The latest reminder of how treacherous rivers are in Central California right now occurred Wednesday night when three teens were saved from the Kings River.
The teens got swept away by the cold and fast-moving water near Kings River Country Club.
The Tulare County Sheriff’s Office received a call at 5:26 p.m. that three teens had been caught up in the current.
None of the teens, approximately 15 to 16 years old, had a raft or flotation device, the sheriff’s office said.
After arriving, rescuers searched for the boys and soon heard their screams for help. They were located about a half-mile downstream and brought to shore by rescuers.
Since April 14 the Tulare County Sheriff’s Department has responded to eight fatal drownings and over 24 swift-water rescues.
The Fresno County Sheriff’s Office has closed the Kings River to boating, canoeing, kayaking, swimming and floating because the river is at its highest level in years.
Violators will be ticketed, which involves a $225 fine. It’s OK to visit recreation areas and even fish from shore, but don’t enter the water, the sheriff’s office said.
The lower Kings River is also closed in Tulare and Kings counties.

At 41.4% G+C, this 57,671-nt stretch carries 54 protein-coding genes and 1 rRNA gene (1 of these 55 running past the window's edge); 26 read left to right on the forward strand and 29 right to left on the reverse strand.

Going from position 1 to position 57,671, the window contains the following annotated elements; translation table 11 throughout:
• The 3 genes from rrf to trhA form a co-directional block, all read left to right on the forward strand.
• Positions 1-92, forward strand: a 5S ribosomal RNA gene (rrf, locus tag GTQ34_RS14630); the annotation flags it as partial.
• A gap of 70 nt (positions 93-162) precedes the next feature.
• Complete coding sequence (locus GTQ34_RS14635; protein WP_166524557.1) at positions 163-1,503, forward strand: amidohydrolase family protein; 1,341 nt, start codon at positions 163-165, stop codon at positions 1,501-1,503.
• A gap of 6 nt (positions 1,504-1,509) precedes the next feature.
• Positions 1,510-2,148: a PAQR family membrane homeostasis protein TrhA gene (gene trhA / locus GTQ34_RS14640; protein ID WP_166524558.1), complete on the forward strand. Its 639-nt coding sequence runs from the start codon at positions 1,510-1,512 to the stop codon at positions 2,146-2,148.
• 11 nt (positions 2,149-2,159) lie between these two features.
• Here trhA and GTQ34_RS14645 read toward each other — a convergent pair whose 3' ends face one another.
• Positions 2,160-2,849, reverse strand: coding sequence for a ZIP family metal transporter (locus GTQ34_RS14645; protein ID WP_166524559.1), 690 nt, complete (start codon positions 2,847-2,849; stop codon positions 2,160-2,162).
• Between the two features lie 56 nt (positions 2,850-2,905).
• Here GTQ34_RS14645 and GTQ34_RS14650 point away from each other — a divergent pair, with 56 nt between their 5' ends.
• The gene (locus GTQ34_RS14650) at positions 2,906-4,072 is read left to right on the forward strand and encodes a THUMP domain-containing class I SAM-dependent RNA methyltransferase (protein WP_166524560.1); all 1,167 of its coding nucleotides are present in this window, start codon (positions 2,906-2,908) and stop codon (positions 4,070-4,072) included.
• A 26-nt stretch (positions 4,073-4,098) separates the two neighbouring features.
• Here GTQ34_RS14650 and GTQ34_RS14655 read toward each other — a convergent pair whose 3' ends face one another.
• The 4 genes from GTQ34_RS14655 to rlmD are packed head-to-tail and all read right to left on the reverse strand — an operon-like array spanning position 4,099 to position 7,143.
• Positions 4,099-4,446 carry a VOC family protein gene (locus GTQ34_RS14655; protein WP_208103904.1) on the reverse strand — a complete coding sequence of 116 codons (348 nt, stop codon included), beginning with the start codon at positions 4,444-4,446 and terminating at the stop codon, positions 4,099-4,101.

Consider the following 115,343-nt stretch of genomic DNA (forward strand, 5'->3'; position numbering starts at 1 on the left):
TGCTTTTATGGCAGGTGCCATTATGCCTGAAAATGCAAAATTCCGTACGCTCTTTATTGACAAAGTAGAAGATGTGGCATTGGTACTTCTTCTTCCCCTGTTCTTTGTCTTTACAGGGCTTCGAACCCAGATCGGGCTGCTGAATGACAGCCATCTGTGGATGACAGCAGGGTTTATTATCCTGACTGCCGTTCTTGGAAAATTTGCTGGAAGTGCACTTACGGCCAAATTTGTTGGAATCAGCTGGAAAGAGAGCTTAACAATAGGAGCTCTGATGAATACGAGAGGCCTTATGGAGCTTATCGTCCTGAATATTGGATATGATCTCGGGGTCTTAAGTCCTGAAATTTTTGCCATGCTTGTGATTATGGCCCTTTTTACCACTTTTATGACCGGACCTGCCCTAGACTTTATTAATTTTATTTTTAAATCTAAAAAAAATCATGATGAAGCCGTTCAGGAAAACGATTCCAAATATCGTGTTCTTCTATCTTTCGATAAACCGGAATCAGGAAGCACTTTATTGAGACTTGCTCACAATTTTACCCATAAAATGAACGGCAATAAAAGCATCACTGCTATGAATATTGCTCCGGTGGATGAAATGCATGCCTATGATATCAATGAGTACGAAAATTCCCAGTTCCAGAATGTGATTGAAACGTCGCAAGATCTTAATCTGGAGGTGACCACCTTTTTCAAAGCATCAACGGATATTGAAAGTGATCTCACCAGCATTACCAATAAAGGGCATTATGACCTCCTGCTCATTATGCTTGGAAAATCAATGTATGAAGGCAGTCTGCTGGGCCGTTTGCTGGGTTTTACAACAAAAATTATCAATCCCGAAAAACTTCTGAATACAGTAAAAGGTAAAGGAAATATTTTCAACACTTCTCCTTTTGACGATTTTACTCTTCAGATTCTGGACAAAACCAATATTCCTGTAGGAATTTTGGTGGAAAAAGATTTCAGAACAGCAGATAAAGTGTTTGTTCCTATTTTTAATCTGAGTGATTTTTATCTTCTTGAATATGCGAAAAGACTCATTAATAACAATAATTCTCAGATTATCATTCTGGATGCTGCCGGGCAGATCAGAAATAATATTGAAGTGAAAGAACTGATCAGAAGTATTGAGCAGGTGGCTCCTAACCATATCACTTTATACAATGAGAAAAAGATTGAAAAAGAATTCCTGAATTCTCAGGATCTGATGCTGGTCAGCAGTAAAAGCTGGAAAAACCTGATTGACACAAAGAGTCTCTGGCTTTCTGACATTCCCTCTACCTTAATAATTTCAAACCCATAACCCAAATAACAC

At least six people have drowned in recent weeks.
On May 20, 18-year-old Neng Thao, a senior at Edison High, drowned in the San Joaquin River. He apparently got pulled under by the current as he waded from shore.
Three people have drowned in the Tule River and two in the Kaweah River in Sequoia National Park.
Even professional rescuers are having trouble in the fast-moving rivers..
On Tuesday, a sheriff’s rescue raft carrying five Fresno County deputies overturned on the Kings River above Pine Flat Reservoir and two had to be rescued. No one was hurt.
The Tule River in Tulare County above Springville is closed until further notice, and Lost Lake Recreation Area in Fresno is closed due to flooding.